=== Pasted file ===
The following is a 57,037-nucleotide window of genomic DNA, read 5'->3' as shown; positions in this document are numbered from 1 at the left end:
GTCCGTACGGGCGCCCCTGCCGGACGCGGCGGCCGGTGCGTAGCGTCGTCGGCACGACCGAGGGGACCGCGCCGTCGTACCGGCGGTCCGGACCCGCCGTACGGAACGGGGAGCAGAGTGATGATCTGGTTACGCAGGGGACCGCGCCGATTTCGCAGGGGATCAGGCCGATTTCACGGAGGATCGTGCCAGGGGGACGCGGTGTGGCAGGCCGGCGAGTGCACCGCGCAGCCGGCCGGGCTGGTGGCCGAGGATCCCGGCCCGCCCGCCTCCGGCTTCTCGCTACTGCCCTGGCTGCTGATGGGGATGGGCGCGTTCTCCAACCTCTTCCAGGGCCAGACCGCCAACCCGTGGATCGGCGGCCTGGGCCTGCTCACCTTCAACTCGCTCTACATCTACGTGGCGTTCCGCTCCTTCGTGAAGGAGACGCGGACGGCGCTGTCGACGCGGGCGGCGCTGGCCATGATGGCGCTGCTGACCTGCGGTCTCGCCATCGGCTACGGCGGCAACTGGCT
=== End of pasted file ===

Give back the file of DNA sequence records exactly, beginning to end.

The following is a 57,037-nucleotide window of genomic DNA, read 5'->3' as shown; positions in this document are numbered from 1 at the left end:
GTCCGTACGGGCGCCCCTGCCGGACGCGGCGGCCGGTGCGTAGCGTCGTCGGCACGACCGAGGGGACCGCGCCGTCGTACCGGCGGTCCGGACCCGCCGTACGGAACGGGGAGCAGAGTGATGATCTGGTTACGCAGGGGACCGCGCCGATTTCGCAGGGGATCAGGCCGATTTCACGGAGGATCGTGCCAGGGGGACGCGGTGTGGCAGGCCGGCGAGTGCACCGCGCAGCCGGCCGGGCTGGTGGCCGAGGATCCCGGCCCGCCCGCCTCCGGCTTCTCGCTACTGCCCTGGCTGCTGATGGGGATGGGCGCGTTCTCCAACCTCTTCCAGGGCCAGACCGCCAACCCGTGGATCGGCGGCCTGGGCCTGCTCACCTTCAACTCGCTCTACATCTACGTGGCGTTCCGCTCCTTCGTGAAGGAGACGCGGACGGCGCTGTCGACGCGGGCGGCGCTGGCCATGATGGCGCTGCTGACCTGCGGTCTCGCCATCGGCTACGGCGGCAACTGGCT